When we began to examine the social construct of abortion stigma several years ago, we found that very little had been published. And yet, it’s really the root of all barriers that women—and even providers—face to obtain or perform abortions. Why do we legally deprive women of a health care service that could safe their lives? Why are women forced to undergo a waiting period in order to get an abortion? Why are abortion clinics often separate from other reproductive health care clinics? Why do women trade safety for secrecy and turn to “back-alley” providers? And the questions go on…
Stigma contributes to the idea that women who have abortions are not the norm, although they are. The social construct of abortion stigma creates an “us-versus-them” mentality—in spite of the fact that in the United States one in three women have abortions and a much higher share of all women globally terminate a pregnancy sometime during their reproductive lives, abortion is still constructed as something that is wrong, inappropriate, or deviant. Discriminating against women is therefore considered normal; 26 percent of women live in countries where abortion is legally restricted and many more live in places where they have to justify their abortion. If this isn’t discrimination, I don’t know what is.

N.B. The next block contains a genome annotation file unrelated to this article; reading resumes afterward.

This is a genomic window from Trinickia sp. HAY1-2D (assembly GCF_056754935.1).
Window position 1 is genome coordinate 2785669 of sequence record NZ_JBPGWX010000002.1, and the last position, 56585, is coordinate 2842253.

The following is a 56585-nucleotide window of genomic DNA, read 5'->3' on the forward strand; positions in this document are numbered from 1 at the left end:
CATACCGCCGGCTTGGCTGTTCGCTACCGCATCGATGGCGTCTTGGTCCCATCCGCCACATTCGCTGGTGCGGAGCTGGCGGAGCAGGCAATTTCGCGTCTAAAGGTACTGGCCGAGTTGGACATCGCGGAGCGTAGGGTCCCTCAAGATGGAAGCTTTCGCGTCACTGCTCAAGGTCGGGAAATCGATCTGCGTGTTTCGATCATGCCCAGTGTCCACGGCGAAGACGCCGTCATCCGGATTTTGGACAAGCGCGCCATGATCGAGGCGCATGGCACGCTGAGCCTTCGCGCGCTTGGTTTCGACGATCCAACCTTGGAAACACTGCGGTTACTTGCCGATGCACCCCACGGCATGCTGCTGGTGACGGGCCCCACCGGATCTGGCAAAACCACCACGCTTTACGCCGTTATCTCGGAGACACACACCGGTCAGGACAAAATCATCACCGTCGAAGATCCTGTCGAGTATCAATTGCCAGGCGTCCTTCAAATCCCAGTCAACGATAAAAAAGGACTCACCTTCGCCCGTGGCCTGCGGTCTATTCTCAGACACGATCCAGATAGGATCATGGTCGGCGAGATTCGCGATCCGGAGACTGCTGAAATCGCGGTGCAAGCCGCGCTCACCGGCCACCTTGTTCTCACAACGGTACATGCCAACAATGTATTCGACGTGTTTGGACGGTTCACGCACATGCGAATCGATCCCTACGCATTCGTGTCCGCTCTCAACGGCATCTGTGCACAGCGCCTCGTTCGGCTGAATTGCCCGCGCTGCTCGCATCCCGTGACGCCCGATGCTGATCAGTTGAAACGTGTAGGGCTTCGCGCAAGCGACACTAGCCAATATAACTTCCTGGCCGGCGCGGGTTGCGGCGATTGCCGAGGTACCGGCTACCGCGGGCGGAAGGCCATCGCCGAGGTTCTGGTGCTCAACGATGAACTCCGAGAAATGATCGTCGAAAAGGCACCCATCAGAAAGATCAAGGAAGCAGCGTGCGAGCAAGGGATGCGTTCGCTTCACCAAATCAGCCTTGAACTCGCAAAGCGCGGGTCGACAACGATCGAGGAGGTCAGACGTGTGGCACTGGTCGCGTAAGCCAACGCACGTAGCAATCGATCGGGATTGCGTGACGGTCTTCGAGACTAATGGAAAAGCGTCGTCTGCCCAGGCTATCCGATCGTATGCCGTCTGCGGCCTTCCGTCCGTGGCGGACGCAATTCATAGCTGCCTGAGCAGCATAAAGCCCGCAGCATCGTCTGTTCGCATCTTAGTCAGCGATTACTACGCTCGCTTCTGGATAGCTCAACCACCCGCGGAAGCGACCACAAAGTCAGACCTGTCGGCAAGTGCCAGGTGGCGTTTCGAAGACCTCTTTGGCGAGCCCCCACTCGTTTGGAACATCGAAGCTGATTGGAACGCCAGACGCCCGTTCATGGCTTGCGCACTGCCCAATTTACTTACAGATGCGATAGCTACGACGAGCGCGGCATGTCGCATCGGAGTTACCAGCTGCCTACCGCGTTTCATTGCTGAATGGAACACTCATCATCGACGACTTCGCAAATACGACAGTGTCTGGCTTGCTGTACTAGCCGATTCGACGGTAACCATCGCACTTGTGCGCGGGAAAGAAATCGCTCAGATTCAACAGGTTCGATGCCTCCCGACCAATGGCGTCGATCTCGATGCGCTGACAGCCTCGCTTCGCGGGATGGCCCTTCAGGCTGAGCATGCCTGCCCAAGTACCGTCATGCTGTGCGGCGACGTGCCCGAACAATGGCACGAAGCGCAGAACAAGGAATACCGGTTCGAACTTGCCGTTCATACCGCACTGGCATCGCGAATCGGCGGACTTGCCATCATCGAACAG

Read the rest at RH Reality Check here.
Mitt Romney’s “close” relative died of an illegal abortion (which is why he used to say he wouldn’t force his beliefs on you).
In 1963, Mitt Romney lost a “dear” and “close” relative to an illegal abortion. Ann Keenan was the sister of his brother-in-law, Loren “Larry” Keenan, husband to Mitt’s sister, Lynn. By all accounts, her death at age 21 “deeply impacted members of the family.” Romney’s sister, Jane, explained, “‘She was a beautiful, talented young gal we all loved. And [her death] pretty much ruined the parents - [she was] their only daughter. You would do anything not to repeat that.” The Keenan family asked for donations to be sent to Planned Parenthood in her name.
Ann Keenan apparently “was very close” to Mitt personally and he, too, appeared moved by the loss explaining, it “obviously makes one see that regardless of one’s beliefs about choice, that you would hope it would be safe and legal.” During a debate with Senator Ted Kennedy in 1994, Romney pledged, “It is since that time my mother and my family have been committed to the belief that we can believe as we want, but we will not force our beliefs on others on that matter. And you will not see me wavering on that.”
But Romney’s dear young relative seems to have disappeared from his memory (as has his promise to not waiver.) He no longer “exhumes” her body to serve as proof of his pro-choice credentials as he did routinely when running for governor of Massachusetts. These days, he’s promising to overturn Roe v Wade. Indeed, he seems eager to reinstate those laws that drove his close relative to fatally take matters into her own hands.
Read the rest from Christina Page here.